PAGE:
Periodontal Treatment in Cancer Patients: an Interdisciplinary Approach
- 106 Downloads
Purpose of Review
Dental care is an essential component in the comprehensive treatment for a cancer patient. As such, a review of the literature was completed to determine the relationships between periodontal and dental care in the cancer patient and provide strategic suggestions.
Periodontal treatment must be personalized depending on the patient’s current oral health status, systemic status, and progress in treatment. Oral mucositis, periodontal status, and osteonecrosis of the jaw (ONJ) remain periodontal concerns in providing dental care to the cancer patient. Risk factors for development of ONJ include root amputation (OR = 6.64), extraction of a single tooth (OR = 3.7), severe tooth mobility (OR = 3.60), and unclosed wound (OR = 2.51).
Preventive maintenance, oral hygiene instruction, use of fluoride and chlorhexidine are all important therapeutic strategies. If extractions are required in patients who have received bone-modifying drug infusions, flap management and primary wound closure are needed to reduce the risk of complications.
KeywordsPeriodontics Patient care management Neoplasms
Direct funding was provided by the NIH/NCI PO1-CA093900, the NIH/NCI Tumor Microenvironment Network U54-CA163124 and supplement, Department of Defense W81XWH-14-1-0403, and NIH/NIDCR DE027551 (NJD).
Compliance with Ethical Standards
Conflict of Interest
The authors declare that they have no conflict of interest.
Human and Animal Rights and Informed Consent
This article does not contain any studies with human or animal subjects performed by any of the authors.
Papers of particular interest, published recently, have been highlighted as: • Of importance
- 1.• Tsuji K, Shibuya Y, Akashi M, Furudoi S, Yakushijin K, Kawamoto S, et al. Prospective study of dental intervention for hematopoietic malignancy. J Dent Res. 2015;94(2):289–296. These authors completed a prospective study of dental intervention for patients with hematopoietic malignancy, reporting that patients who completed the partial pre-cancer therapy protocol had significantly lower incidence of systemic (15.8 vs. 37.4%) and dental complications (2.9 vs. 34.0%) compared to patients who did not complete any pre-cancer dental therapy. https://doi.org/10.1177/0022034514561768.CrossRefPubMedPubMedCentralGoogle Scholar
- 2.Toljanic JA, Bedard JF, Larson RA, Fox JP. A prospective pilot study to evaluate a new dental assessment and treatment paradigm for patients scheduled to undergo intensive chemotherapy for cancer. Cancer. 1999;85(8):1843–8. https://doi.org/10.1002/(SICI)1097-0142(19990415)85:8<1843::AID-CNCR26>3.0.CO;2-R.CrossRefPubMedGoogle Scholar
- 3.Schuurhuis JM, Stokman MA, Roodenburg JL, Reintsema H, Langendijk JA, Vissink A, et al. Efficacy of routine pre-radiation dental screening and dental follow-up in head and neck oncology patients on intermediate and late radiation effects. A retrospective evaluation. Radiother Oncol. 2011;101(3):403–9. https://doi.org/10.1016/j.radonc.2011.09.018.CrossRefPubMedGoogle Scholar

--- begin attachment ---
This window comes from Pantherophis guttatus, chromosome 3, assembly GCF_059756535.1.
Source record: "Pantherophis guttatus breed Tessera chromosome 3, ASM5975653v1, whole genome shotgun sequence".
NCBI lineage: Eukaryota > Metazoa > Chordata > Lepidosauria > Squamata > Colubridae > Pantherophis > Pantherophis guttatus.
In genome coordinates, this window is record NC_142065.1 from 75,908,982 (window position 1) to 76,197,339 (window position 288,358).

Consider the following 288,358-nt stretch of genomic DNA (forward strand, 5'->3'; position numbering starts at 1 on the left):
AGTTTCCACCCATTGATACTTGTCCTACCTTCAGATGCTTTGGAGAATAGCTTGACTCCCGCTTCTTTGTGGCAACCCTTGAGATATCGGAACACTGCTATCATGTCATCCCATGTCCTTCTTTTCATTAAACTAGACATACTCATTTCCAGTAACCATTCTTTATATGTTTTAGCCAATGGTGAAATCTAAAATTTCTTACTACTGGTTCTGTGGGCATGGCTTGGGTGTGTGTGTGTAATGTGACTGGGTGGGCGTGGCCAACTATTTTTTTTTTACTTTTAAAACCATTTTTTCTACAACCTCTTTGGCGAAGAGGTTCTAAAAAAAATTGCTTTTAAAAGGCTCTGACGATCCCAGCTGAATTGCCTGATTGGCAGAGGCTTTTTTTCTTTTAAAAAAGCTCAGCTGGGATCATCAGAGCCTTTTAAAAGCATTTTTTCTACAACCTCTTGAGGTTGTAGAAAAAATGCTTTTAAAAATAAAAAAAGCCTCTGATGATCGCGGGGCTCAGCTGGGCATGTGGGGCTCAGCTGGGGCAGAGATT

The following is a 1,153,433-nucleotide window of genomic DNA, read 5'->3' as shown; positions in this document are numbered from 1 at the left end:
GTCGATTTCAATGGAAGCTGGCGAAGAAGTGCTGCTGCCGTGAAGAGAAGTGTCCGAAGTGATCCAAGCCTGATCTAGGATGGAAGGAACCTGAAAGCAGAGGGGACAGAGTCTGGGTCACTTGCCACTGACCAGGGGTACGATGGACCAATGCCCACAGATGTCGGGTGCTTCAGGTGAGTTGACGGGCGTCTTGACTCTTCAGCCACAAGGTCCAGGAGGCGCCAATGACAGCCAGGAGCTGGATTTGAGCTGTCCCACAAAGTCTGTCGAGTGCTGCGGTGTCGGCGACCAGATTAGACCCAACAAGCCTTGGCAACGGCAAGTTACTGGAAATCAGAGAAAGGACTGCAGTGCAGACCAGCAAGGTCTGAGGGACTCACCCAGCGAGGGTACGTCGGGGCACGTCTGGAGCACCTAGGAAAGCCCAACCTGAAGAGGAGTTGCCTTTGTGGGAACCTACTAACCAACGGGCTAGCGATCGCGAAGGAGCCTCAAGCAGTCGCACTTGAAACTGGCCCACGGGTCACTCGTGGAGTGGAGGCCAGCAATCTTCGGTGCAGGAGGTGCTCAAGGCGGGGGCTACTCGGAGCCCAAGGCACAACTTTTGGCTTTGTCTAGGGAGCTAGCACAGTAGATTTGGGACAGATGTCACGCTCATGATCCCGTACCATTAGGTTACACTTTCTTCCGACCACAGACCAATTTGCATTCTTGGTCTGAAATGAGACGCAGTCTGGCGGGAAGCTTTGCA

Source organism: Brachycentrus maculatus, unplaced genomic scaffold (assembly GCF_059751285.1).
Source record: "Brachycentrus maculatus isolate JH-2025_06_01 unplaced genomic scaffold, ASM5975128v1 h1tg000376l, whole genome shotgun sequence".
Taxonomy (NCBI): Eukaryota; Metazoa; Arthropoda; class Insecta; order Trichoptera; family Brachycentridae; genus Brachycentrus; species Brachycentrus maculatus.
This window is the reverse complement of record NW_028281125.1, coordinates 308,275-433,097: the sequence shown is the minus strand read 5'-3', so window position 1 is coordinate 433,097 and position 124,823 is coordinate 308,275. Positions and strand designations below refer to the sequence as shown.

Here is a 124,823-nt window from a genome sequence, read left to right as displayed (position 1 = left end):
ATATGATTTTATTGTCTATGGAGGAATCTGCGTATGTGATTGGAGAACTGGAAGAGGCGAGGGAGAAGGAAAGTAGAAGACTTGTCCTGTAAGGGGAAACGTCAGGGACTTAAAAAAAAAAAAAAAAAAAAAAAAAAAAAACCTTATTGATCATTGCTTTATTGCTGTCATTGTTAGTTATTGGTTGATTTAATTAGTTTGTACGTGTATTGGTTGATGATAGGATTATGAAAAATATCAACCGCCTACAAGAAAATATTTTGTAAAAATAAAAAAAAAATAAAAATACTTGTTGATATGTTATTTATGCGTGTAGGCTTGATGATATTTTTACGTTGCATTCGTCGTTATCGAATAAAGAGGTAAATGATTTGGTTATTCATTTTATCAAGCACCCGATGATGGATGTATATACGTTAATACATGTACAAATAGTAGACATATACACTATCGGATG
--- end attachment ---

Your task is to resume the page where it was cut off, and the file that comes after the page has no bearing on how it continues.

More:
- 4.Borowski B, Benhamou E, Pico J, Laplanche A, Margainaud J, Hayat M. Prevention of oral mucositis in patients treated with high-dose chemotherapy and bone marrow transplantation: a randomised controlled trial comparing two protocols of dental care. Eur J Cancer B Oral Oncol. 1994;30(2):93–7. https://doi.org/10.1016/0964-1955(94)90059-0.CrossRefGoogle Scholar
- 5.Peterson D. Pretreatment strategies for infection prevention in chemotherapy patients. NCI monographs: a publication of the National Cancer Institute. 1989;9:61–71.Google Scholar
- 7.Hong CH, Hu S, Haverman T, Stokman M, Napeñas JJ, Bos-den Braber J et al. A systematic review of dental disease management in cancer patients. Support Care Cancer. 2018;26(1):155–174.Google Scholar
- 9.• Vozza I, Caldarazzo V, Polimeni A, Ottolenghi L. Periodontal disease and cancer patients undergoing chemotherapy. Int Dent J. 2015;65(1):45–48. These authors reported the prevalence of periodontal disease in a population with malignant solid tumors submitted to chemotherapy was 35.2% at the time of their cancer diagnosis, and periodontal treatment was effective in reducing plaque index, bleeding on probing, pocket depth, and maintaining attachment loss as these patients underwent chemotherapy. https://doi.org/10.1111/idj.12133.CrossRefPubMedGoogle Scholar
- 10.Philipone E, Yoon AJ. Oral soft tissue manifestations of hematologic abnormalities and diseases. Oral Pathology in the Pediatric Patient. Springer. 2017. p 129–34.Google Scholar
- 13.Bressan V, Stevanin S, Bianchi M, Aleo G, Bagnasco A, Sasso L. The effects of swallowing disorders, dysgeusia, oral mucositis and xerostomia on nutritional status, oral intake and weight loss in head and neck cancer patients: a systematic review. Cancer Treat Rev. 2016;45:105–19. https://doi.org/10.1016/j.ctrv.2016.03.006.CrossRefPubMedGoogle Scholar
- 17.• Hasegawa T, Kawakita A, Ueda N, Funahara R, Tachibana A, Kobayashi M et al. A multicenter retrospective study of the risk factors associated with medication-related osteonecrosis of the jaw after tooth extraction in patients receiving oral bisphosphonate therapy: can primary wound closure and a drug holiday really prevent MRONJ? Osteoporos Int. 2017:1–9. These authors completed a non-randomized, multi-centered retrospective study including 1175 patients, to determine the significant risk factors for ONJ in patients taking oral bisphosphonates. Overall, the study reported a 1.7% frequency of post-extraction ONJ in patients taking oral bisphosphonates. The study determined that concurrent disease status (i.e., cancer and diabetes) was not significant. However, local treatment factors including root amputation (OR = 6.64), extraction of a single tooth (OR = 3.7), severe tooth mobility (OR = 3.60), and unclosed wound (OR = 2.51) significantly contributed risk to the development of ONJ. Google Scholar